During challenging, painful and traumatic times, the people with whom we share these experiences can become our lasting friends. There is an intimacy of the shared moment. Deep memories of monumental moments engrave themselves into our minds and with them the people who were with us. Friends and colleagues become even more important to us at such times.
The companions of Jesus who knew him, watched him, and followed him, were thrust onto the stage of events very dramatically during the week leading up to his arrest and execution. The bonds they formed with each other defined them. The way in which Jesus returned and sought them out after his resurrection was as a friend making sure the relationships were restored, because they meant so much to him. These were the people who were with Him during his greatest challenge. We name so many of our churches after these people who were with Him during these times. What an enormous privilege and overwhelming upending of their lives it was to be the friends of Jesus, especially when the ful-fillment of his journey came to pass.
We, too, look to, or express, the knowledge of Jesus as being our friend. There is a great sense of encour-agement in this knowledge. We are not alone, we have the companionship of such a higher power, a love that possesses an unrelenting penchant for forgiveness and mercy.
Here are some thoughts I have had about being friends with Jesus:
1. Friends are people who can be honest with me, can challenge me in my thinking – am I letting Jesus chal-lenge me in what I think, or do I use Jesus to justify what I think?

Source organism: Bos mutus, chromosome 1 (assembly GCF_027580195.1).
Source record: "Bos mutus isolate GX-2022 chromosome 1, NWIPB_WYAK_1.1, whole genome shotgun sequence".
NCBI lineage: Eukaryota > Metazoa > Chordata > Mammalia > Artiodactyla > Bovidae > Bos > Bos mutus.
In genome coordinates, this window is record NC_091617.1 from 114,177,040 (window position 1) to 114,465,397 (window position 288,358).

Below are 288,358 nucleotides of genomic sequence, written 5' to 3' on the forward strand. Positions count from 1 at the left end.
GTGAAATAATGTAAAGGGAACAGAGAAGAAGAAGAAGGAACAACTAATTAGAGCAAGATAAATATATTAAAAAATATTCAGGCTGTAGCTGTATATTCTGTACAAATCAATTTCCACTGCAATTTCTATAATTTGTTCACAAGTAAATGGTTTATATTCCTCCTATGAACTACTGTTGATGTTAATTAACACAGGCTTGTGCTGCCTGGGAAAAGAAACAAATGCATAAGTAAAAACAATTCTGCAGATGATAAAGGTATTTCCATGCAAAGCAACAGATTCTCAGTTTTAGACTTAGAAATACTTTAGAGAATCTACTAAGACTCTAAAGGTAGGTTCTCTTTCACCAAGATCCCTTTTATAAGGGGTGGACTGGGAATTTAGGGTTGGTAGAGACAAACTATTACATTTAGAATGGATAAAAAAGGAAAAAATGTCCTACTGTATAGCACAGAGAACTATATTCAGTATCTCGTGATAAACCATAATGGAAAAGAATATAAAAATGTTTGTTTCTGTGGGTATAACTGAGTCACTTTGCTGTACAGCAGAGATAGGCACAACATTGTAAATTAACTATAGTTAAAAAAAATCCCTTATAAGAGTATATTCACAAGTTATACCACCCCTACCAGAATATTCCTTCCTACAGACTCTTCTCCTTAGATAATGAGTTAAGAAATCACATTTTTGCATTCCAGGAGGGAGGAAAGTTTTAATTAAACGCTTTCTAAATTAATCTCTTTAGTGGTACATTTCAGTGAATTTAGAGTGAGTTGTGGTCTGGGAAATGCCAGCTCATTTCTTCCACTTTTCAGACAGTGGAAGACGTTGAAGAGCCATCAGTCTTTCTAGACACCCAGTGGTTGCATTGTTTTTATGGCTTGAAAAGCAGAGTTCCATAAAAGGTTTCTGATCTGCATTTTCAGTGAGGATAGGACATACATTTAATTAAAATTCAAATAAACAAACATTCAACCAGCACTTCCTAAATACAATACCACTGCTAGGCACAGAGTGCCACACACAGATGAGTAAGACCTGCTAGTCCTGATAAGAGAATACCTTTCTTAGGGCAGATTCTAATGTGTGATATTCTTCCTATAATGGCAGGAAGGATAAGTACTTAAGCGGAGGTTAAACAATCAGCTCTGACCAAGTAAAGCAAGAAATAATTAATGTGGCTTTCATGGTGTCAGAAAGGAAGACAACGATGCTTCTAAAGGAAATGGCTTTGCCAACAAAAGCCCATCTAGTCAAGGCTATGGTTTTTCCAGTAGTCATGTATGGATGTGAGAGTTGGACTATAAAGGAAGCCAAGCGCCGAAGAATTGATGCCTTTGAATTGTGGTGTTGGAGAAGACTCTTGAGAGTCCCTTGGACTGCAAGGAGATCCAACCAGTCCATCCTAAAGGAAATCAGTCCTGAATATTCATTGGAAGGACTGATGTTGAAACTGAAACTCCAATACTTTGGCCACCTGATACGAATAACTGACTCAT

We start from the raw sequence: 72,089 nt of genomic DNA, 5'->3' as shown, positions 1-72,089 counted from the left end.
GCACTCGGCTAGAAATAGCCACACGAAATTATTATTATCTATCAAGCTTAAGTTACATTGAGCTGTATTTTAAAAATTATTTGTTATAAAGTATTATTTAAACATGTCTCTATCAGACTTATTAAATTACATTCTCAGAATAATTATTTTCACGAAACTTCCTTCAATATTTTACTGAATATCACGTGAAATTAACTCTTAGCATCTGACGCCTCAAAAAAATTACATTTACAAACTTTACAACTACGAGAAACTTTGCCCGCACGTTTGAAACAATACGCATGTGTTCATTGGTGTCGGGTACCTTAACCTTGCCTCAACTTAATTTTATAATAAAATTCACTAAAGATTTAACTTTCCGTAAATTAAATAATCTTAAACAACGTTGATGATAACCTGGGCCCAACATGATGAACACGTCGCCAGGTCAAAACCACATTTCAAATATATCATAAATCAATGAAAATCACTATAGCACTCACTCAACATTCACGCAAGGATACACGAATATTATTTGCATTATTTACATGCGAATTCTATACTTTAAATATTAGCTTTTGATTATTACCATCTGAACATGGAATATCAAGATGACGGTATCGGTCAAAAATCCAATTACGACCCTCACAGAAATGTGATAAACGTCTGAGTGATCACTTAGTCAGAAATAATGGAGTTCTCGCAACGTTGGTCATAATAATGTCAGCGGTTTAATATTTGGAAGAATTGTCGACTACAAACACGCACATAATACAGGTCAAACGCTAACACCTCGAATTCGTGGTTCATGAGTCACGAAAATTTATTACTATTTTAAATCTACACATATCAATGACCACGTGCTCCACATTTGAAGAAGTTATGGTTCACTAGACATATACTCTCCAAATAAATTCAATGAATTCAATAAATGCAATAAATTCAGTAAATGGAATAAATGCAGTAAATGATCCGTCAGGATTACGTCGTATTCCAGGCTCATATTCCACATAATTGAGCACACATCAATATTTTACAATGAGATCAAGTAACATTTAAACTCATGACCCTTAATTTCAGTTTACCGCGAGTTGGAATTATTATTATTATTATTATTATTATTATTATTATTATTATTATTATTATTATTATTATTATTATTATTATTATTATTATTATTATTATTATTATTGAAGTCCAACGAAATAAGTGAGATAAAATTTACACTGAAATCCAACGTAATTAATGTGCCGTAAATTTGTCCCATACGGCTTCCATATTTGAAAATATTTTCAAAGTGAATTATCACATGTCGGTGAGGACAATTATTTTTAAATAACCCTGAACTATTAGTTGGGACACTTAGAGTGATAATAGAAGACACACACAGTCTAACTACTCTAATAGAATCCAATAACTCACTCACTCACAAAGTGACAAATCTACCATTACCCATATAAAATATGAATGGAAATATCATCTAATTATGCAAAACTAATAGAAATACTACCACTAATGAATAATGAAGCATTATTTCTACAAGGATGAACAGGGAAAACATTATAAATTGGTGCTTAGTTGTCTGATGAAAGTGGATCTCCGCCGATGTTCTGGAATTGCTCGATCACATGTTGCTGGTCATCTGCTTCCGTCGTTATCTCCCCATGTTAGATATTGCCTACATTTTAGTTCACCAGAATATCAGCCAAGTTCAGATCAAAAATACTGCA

2. Friends are people with whom I laugh and share my joy, is it fun for me to be with Jesus, or is it a formal affair, like visiting a relative with whom I have to be polite?
3. Friends are people with whom I spend my time, make time to be with whenever I can, and look forward to such times – do I seek out time with Jesus, savor it and look forward to it?
4. Friends are ones who call upon me when they need help and to whom I respond to when I am in need – am I there for my God and do I seek out God to walk with me, instead of fix everything?
Having the presence of God with us during our tragedies and challenges can give us strength. The friend-ship of God can keep us from blaming God and being resentful as we have to face the mortal journey that is thrust upon us. Yet, as we hold onto this friendship we can find the fulfillment of his journey continuing to be fulfilled in our time, thrusting us upon the stage of events beyond our control. Being perfect is not what is ex-pected, but rather being present. We remember the original Holy Week, because it is a guide to us as we make our way through our own journey, with our friends and the friend who does not spare us, but is with us to re-move the fear of moving forward.